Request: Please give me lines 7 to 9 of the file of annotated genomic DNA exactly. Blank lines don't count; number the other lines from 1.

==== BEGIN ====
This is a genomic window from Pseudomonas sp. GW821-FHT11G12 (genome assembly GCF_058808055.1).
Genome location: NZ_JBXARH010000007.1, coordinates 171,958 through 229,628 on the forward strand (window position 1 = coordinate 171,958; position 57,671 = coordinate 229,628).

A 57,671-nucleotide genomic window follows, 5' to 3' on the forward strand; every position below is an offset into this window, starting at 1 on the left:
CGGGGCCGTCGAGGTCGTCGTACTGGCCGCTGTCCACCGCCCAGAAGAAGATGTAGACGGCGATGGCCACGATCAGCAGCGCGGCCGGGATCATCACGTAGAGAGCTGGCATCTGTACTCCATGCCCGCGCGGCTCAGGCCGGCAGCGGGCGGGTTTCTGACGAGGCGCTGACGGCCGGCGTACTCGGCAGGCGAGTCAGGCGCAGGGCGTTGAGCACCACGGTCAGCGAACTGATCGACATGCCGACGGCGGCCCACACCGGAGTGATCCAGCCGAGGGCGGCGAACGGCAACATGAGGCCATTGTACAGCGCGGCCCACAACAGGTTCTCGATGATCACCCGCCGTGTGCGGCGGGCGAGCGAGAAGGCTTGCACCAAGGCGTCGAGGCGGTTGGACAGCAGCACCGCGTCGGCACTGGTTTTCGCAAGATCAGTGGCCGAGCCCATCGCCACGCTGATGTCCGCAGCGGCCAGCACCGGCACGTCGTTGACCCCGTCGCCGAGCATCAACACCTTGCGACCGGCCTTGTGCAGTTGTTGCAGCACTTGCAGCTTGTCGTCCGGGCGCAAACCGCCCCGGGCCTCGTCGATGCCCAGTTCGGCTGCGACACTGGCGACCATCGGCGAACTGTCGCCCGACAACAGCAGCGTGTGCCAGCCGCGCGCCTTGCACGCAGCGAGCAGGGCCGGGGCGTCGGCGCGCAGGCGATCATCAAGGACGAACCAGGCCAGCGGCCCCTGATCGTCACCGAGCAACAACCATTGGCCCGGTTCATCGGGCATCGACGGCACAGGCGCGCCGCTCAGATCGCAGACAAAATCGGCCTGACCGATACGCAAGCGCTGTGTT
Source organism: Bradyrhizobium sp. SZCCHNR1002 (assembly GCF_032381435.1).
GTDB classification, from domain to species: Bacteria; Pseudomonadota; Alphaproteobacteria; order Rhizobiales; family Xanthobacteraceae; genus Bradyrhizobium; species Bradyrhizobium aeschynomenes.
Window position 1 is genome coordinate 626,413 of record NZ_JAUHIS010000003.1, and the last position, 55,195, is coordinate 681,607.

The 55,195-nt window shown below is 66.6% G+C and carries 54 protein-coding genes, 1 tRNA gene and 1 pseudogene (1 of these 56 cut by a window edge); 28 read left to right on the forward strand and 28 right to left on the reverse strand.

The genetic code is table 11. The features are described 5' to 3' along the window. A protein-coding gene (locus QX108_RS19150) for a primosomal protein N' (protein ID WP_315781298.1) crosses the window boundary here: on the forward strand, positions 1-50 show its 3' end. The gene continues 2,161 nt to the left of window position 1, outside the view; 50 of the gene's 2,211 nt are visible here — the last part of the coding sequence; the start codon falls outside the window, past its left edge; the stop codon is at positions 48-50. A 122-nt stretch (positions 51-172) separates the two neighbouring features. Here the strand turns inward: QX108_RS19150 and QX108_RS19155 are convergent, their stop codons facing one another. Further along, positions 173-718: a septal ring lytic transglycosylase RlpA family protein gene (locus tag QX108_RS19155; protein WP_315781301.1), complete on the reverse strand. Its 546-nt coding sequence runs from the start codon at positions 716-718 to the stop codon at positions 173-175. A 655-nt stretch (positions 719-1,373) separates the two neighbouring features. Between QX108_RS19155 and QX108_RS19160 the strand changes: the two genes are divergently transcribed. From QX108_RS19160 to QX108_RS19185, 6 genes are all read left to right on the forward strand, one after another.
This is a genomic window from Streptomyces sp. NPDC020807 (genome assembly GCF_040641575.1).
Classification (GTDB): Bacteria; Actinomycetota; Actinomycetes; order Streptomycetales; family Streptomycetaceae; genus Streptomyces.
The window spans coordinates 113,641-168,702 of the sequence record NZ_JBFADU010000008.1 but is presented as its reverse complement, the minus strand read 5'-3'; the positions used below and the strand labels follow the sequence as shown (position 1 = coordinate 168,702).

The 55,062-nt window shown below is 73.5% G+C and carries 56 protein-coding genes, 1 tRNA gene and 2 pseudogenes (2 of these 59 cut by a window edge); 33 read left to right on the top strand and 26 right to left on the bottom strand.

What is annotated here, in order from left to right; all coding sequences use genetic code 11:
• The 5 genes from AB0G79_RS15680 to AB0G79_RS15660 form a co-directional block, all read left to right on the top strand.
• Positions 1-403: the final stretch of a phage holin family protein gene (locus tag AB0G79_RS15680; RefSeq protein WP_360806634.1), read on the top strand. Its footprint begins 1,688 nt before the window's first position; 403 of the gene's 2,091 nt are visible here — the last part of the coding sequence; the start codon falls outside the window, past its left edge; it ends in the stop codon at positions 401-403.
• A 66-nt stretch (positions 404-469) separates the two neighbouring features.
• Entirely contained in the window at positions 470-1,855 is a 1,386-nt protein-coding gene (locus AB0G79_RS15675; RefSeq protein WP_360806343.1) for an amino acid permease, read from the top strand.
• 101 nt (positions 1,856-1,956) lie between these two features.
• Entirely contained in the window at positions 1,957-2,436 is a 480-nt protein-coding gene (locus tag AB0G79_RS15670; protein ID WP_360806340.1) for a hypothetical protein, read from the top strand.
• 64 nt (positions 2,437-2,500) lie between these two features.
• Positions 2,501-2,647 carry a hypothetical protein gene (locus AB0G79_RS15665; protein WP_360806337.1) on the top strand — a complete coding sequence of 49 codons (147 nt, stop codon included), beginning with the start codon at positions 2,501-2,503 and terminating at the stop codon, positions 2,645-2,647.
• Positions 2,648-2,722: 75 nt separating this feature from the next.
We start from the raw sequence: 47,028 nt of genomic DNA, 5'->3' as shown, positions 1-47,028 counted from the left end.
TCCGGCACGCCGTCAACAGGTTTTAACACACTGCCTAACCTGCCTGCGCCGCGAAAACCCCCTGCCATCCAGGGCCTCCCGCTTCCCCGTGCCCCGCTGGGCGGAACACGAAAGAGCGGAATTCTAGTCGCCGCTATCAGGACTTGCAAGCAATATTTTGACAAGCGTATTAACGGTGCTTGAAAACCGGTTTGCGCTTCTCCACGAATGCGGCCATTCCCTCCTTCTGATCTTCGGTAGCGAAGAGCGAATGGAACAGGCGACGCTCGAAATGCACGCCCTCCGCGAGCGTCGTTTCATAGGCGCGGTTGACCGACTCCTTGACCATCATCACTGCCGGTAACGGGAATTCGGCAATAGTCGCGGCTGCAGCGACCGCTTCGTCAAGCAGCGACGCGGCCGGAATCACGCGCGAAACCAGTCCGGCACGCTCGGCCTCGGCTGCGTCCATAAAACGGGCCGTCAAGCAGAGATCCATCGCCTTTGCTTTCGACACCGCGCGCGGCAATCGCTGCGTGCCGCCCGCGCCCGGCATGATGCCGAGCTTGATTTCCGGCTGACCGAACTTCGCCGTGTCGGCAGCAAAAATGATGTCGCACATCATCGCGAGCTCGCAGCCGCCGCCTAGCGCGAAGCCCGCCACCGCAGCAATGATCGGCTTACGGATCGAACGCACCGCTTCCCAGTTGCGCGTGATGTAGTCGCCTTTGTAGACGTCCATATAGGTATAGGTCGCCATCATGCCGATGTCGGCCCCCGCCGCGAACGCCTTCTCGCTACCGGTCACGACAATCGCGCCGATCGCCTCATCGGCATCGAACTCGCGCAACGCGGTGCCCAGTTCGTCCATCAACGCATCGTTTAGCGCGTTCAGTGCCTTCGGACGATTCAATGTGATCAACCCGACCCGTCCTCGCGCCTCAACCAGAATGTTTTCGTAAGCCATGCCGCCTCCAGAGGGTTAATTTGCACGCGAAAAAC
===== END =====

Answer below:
Window position 1 is genome coordinate 626,413 of record NZ_JAUHIS010000003.1, and the last position, 55,195, is coordinate 681,607.

The 55,195-nt window shown below is 66.6% G+C and carries 54 protein-coding genes, 1 tRNA gene and 1 pseudogene (1 of these 56 cut by a window edge); 28 read left to right on the forward strand and 28 right to left on the reverse strand.

The genetic code is table 11. The features are described 5' to 3' along the window. A protein-coding gene (locus QX108_RS19150) for a primosomal protein N' (protein ID WP_315781298.1) crosses the window boundary here: on the forward strand, positions 1-50 show its 3' end. The gene continues 2,161 nt to the left of window position 1, outside the view; 50 of the gene's 2,211 nt are visible here — the last part of the coding sequence; the start codon falls outside the window, past its left edge; the stop codon is at positions 48-50. A 122-nt stretch (positions 51-172) separates the two neighbouring features. Here the strand turns inward: QX108_RS19150 and QX108_RS19155 are convergent, their stop codons facing one another. Further along, positions 173-718: a septal ring lytic transglycosylase RlpA family protein gene (locus tag QX108_RS19155; protein WP_315781301.1), complete on the reverse strand. Its 546-nt coding sequence runs from the start codon at positions 716-718 to the stop codon at positions 173-175. A 655-nt stretch (positions 719-1,373) separates the two neighbouring features. Between QX108_RS19155 and QX108_RS19160 the strand changes: the two genes are divergently transcribed. From QX108_RS19160 to QX108_RS19185, 6 genes are all read left to right on the forward strand, one after another.